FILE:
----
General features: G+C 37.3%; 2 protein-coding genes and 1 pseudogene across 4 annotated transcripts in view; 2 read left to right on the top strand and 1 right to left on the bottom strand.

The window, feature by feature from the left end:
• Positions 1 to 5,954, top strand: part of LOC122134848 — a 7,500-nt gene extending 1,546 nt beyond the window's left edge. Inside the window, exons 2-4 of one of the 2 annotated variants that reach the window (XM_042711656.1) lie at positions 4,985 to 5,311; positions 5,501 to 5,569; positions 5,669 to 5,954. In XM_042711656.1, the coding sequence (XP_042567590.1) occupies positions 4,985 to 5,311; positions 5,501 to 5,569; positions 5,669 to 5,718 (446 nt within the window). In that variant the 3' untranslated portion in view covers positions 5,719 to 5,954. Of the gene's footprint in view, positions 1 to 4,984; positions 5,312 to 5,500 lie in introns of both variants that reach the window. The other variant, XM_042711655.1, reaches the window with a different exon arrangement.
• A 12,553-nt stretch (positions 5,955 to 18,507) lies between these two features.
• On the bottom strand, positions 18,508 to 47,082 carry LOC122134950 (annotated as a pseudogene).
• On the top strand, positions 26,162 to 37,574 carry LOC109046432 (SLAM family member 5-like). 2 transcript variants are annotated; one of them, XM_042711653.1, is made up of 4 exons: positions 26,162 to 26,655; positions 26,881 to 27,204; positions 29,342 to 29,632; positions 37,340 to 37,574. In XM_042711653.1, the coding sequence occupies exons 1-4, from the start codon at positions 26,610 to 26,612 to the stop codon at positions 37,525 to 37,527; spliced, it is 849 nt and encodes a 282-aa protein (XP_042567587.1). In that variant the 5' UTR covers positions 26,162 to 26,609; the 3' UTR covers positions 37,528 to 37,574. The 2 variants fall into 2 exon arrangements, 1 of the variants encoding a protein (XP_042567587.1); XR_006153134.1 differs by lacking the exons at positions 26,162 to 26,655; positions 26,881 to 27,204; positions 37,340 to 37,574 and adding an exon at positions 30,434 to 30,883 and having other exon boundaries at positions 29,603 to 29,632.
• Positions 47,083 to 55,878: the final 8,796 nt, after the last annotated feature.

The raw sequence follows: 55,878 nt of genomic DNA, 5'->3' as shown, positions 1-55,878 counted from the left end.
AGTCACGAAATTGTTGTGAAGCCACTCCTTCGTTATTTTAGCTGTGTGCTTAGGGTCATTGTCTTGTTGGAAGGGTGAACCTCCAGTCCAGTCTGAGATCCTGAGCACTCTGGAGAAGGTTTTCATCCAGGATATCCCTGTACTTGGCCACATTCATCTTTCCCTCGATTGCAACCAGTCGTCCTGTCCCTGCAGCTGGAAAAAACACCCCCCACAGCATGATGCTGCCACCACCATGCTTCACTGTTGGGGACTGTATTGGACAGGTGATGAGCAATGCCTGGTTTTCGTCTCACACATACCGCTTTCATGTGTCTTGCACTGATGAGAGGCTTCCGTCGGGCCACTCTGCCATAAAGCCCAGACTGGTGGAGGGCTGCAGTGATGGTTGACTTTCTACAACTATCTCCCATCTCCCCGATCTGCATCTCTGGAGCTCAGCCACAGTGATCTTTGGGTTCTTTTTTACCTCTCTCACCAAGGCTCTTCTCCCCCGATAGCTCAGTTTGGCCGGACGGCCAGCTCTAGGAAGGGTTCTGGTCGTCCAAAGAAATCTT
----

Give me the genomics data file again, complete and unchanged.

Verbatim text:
General features: G+C 37.3%; 2 protein-coding genes and 1 pseudogene across 4 annotated transcripts in view; 2 read left to right on the top strand and 1 right to left on the bottom strand.

The window, feature by feature from the left end:
• Positions 1 to 5,954, top strand: part of LOC122134848 — a 7,500-nt gene extending 1,546 nt beyond the window's left edge. Inside the window, exons 2-4 of one of the 2 annotated variants that reach the window (XM_042711656.1) lie at positions 4,985 to 5,311; positions 5,501 to 5,569; positions 5,669 to 5,954. In XM_042711656.1, the coding sequence (XP_042567590.1) occupies positions 4,985 to 5,311; positions 5,501 to 5,569; positions 5,669 to 5,718 (446 nt within the window). In that variant the 3' untranslated portion in view covers positions 5,719 to 5,954. Of the gene's footprint in view, positions 1 to 4,984; positions 5,312 to 5,500 lie in introns of both variants that reach the window. The other variant, XM_042711655.1, reaches the window with a different exon arrangement.
• A 12,553-nt stretch (positions 5,955 to 18,507) lies between these two features.
• On the bottom strand, positions 18,508 to 47,082 carry LOC122134950 (annotated as a pseudogene).
• On the top strand, positions 26,162 to 37,574 carry LOC109046432 (SLAM family member 5-like). 2 transcript variants are annotated; one of them, XM_042711653.1, is made up of 4 exons: positions 26,162 to 26,655; positions 26,881 to 27,204; positions 29,342 to 29,632; positions 37,340 to 37,574. In XM_042711653.1, the coding sequence occupies exons 1-4, from the start codon at positions 26,610 to 26,612 to the stop codon at positions 37,525 to 37,527; spliced, it is 849 nt and encodes a 282-aa protein (XP_042567587.1). In that variant the 5' UTR covers positions 26,162 to 26,609; the 3' UTR covers positions 37,528 to 37,574. The 2 variants fall into 2 exon arrangements, 1 of the variants encoding a protein (XP_042567587.1); XR_006153134.1 differs by lacking the exons at positions 26,162 to 26,655; positions 26,881 to 27,204; positions 37,340 to 37,574 and adding an exon at positions 30,434 to 30,883 and having other exon boundaries at positions 29,603 to 29,632.
• Positions 47,083 to 55,878: the final 8,796 nt, after the last annotated feature.

The raw sequence follows: 55,878 nt of genomic DNA, 5'->3' as shown, positions 1-55,878 counted from the left end.
AGTCACGAAATTGTTGTGAAGCCACTCCTTCGTTATTTTAGCTGTGTGCTTAGGGTCATTGTCTTGTTGGAAGGGTGAACCTCCAGTCCAGTCTGAGATCCTGAGCACTCTGGAGAAGGTTTTCATCCAGGATATCCCTGTACTTGGCCACATTCATCTTTCCCTCGATTGCAACCAGTCGTCCTGTCCCTGCAGCTGGAAAAAACACCCCCCACAGCATGATGCTGCCACCACCATGCTTCACTGTTGGGGACTGTATTGGACAGGTGATGAGCAATGCCTGGTTTTCGTCTCACACATACCGCTTTCATGTGTCTTGCACTGATGAGAGGCTTCCGTCGGGCCACTCTGCCATAAAGCCCAGACTGGTGGAGGGCTGCAGTGATGGTTGACTTTCTACAACTATCTCCCATCTCCCCGATCTGCATCTCTGGAGCTCAGCCACAGTGATCTTTGGGTTCTTTTTTACCTCTCTCACCAAGGCTCTTCTCCCCCGATAGCTCAGTTTGGCCGGACGGCCAGCTCTAGGAAGGGTTCTGGTCGTCCAAAGAAATCTT